Dengue Red Alert Clusters Involve 298 Cases In Last 2 Weeks Of Aug Across Singapore

Noticed heavy fumigation in your residential area lately? This is probably due to a spate of dengue clusters in Singapore’s heartlands.

At the time of writing, these are the zones the National Environment Agency (NEA) have declared as ‘red alert’ or ‘high-risk’ areas.

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There have also been about 298 dengue cases within the last 2 weeks of August, linked to red zone clusters across Singapore, according to NEA.

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But before you get too alarmed at the numbers, rest assured that there are simple steps to take, to protect yourself and your loved ones from the mozzie bites.

44 red alert dengue clusters in Singapore in Aug

The major dengue clusters are located in Northwest, Central and East of Singapore with large estates like Choa Chu Kang, Ang Mo Kio, Bishan, Marine Parade, Bedok and Tampines affected.

Here’s a more detailed breakdown of the numbers since the dengue clusters were designated, but the full stats are available for viewing directly on NEA’s site.

  • Choa Chu Kang (230) – 109, 98, 13, 10 cases
  • Bishan (171) – 68, 39, 37, 17, 10 cases
  • Aljunied – 127 cases
  • Hougang (119) – 65, 42, 12 cases
  • Joo Chiat (116) – 102, 14 cases
  • Toa Payoh (105) – 39, 34, 19, 13 cases
  • Eunos – 96 cases
  • Tampines (90) – 76, 14 cases
  • Ang Mo Kio (86) – 63, 23 cases
  • Commonwealth (72) – 53, 19 cases
  • Yio Chu Kang – 58 cases
  • Bedok (55) – 22, 21, 12 cases
  • Macpherson (53) – 34, 19 cases
  • Bukit Batok (35) – 21, 14 cases
  • Serangoon – 25 cases
  • Bendemeer – 19 cases
  • Yishun – 18 cases
  • River Valley – 16 cases
  • Simei – 16 cases
  • Marine Parade – 14 cases
  • Potong Pasir – 13 cases
  • Geylang Bahru – 13 cases
  • Sengkang – 12 cases
  • Bukit Panjang – 10 cases

Current Total: 1,569 dengue cases*

*Figures are accurate as of 28 Aug. A ‘Red Alert’ area is defined as a high-risk area with 10 or more confirmed cases of dengue.

These numbers reflect the confirmed dengue cases since all Red Zone clusters were designated.

Exact block addresses affected for each estate are available here on NEA’s website.

Try to spot dengue fever symptoms early

Remember that elderly members of your family, and young ones should take extra precautions as their weaker immune systems may make them more susceptible to complications, if they catch the virus.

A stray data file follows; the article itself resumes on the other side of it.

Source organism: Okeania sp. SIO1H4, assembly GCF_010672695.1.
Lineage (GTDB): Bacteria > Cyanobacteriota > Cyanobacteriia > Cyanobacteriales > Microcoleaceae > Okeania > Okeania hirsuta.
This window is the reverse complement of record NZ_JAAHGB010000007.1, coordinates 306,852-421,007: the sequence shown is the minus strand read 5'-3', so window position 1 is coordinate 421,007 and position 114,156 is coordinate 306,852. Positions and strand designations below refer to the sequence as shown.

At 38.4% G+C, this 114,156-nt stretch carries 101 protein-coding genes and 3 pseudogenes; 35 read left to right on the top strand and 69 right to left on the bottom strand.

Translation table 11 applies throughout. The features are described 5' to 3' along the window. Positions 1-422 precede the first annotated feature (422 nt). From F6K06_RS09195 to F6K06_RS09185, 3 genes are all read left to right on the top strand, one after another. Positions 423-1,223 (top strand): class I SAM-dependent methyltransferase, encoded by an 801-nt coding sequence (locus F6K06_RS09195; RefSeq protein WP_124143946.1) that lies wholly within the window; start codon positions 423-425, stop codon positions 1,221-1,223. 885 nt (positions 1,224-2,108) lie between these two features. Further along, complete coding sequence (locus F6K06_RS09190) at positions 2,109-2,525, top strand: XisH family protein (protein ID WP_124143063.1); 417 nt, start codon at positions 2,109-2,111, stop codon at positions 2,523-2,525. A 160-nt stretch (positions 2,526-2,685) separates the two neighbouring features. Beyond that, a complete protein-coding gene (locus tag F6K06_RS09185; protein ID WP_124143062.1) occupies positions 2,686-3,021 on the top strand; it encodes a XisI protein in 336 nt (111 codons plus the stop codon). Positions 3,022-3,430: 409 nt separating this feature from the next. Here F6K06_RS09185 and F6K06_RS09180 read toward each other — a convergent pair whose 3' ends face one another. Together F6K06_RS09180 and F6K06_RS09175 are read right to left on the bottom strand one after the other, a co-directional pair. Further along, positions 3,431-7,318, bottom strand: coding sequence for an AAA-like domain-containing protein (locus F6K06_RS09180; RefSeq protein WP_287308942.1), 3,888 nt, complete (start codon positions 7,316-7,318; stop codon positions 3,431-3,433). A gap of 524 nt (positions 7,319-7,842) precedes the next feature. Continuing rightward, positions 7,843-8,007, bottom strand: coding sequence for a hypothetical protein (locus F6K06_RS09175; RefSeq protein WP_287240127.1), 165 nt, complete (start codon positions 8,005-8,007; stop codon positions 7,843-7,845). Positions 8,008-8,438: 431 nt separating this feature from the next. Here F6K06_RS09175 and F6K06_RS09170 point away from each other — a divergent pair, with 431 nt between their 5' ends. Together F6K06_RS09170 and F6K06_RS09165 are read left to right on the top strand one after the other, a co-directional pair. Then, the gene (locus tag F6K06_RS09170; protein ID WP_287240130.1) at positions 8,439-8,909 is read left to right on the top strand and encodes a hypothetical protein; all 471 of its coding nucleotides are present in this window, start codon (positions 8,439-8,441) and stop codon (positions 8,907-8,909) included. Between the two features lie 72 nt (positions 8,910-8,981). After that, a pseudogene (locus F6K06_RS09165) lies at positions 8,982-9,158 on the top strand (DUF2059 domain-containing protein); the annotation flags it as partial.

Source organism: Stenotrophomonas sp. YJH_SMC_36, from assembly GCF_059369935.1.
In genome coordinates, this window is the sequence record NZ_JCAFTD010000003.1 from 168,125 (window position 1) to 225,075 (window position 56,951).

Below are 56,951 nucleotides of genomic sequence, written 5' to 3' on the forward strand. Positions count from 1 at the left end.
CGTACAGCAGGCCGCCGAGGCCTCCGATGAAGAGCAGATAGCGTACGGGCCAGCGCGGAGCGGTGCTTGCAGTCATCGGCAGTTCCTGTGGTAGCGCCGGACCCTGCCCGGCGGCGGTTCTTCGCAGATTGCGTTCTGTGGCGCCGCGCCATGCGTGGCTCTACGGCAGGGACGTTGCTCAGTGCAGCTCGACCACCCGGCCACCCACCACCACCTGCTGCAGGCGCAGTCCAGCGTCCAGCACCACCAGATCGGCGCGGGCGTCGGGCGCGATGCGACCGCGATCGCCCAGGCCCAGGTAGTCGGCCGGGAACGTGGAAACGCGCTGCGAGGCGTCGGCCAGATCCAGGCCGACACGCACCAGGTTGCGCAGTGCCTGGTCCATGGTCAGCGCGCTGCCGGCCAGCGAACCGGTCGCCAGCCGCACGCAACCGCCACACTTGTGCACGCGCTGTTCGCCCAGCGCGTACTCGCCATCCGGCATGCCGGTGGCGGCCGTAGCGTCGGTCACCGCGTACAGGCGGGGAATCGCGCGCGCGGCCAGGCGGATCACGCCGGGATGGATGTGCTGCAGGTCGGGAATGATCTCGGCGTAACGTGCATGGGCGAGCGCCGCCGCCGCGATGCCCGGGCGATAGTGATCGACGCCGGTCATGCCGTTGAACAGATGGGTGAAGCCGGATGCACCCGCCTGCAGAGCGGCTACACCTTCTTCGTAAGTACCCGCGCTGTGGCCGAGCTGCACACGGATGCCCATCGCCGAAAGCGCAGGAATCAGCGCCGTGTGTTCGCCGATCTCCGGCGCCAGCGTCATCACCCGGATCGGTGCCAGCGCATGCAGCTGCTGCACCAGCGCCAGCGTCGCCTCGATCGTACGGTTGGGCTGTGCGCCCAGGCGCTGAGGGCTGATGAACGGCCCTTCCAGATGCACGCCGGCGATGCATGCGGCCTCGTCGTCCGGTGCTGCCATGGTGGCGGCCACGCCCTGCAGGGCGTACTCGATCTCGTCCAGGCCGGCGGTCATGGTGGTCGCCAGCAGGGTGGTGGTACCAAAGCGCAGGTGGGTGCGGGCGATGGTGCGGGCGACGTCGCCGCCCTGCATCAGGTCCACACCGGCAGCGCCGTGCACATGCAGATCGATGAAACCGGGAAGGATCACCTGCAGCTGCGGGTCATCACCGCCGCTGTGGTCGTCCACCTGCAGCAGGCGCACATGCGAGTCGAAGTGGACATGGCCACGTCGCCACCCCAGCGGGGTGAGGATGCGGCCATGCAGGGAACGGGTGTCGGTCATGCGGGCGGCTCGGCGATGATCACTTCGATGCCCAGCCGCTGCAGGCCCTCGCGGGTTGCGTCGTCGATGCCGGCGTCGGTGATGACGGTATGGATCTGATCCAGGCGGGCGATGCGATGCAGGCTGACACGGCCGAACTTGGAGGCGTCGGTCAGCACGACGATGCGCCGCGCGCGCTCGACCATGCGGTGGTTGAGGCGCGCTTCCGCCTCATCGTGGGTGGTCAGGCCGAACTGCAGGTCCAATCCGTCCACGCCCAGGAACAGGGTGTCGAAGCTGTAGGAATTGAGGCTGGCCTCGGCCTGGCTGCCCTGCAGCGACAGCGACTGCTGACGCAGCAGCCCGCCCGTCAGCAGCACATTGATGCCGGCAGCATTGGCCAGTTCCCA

Look out for signs of the virus as follows.

Dengue symptoms include:

  • Sudden high fever lasting for 2-7 days
  • Severe headaches
  • Skin rash
  • Nausea & vomiting
  • Bleeding nose or gums
  • Easily bruised skin
  • Intense joint & muscle pain
  • Intense pain behind the eyes

Citizens who display signs of dengue fever are advised to seek immediate medical help, and serve the full course of your MC where applicable.

Household tips to prevent mosquitoes from breeding

Here are a few simple steps to take in your household to help curb the spread of dengue.

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Look out for Aedes mosquito breeding habitats in these common locations at home:

  • Flower bowls/vases
  • Fountains
  • Pails
  • Dish-drying trays
  • Ground puddles
  • Gully traps
  • Scupper drains

Insecticide is a safe bet, to destroy breeding habitats along common HDB corridors and within homes.

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With your neighbours all on the lookout, and regular fumigation in common areas of your housing estate, mosquito breeding sites can be eradicated easily.

Stay vigilant to protect your loved ones

Do share this with anyone you know who may be at risk of frequenting these dengue clusters.

Thankfully, NEA has been providing up-to-date information on the cases discovered in Singapore, and awareness is the first step to preventing the spread.

We must remain vigilant and take necessary steps to protect our loved ones, and ourselves from dengue.

Featured image adapted from The Independent via YouTube.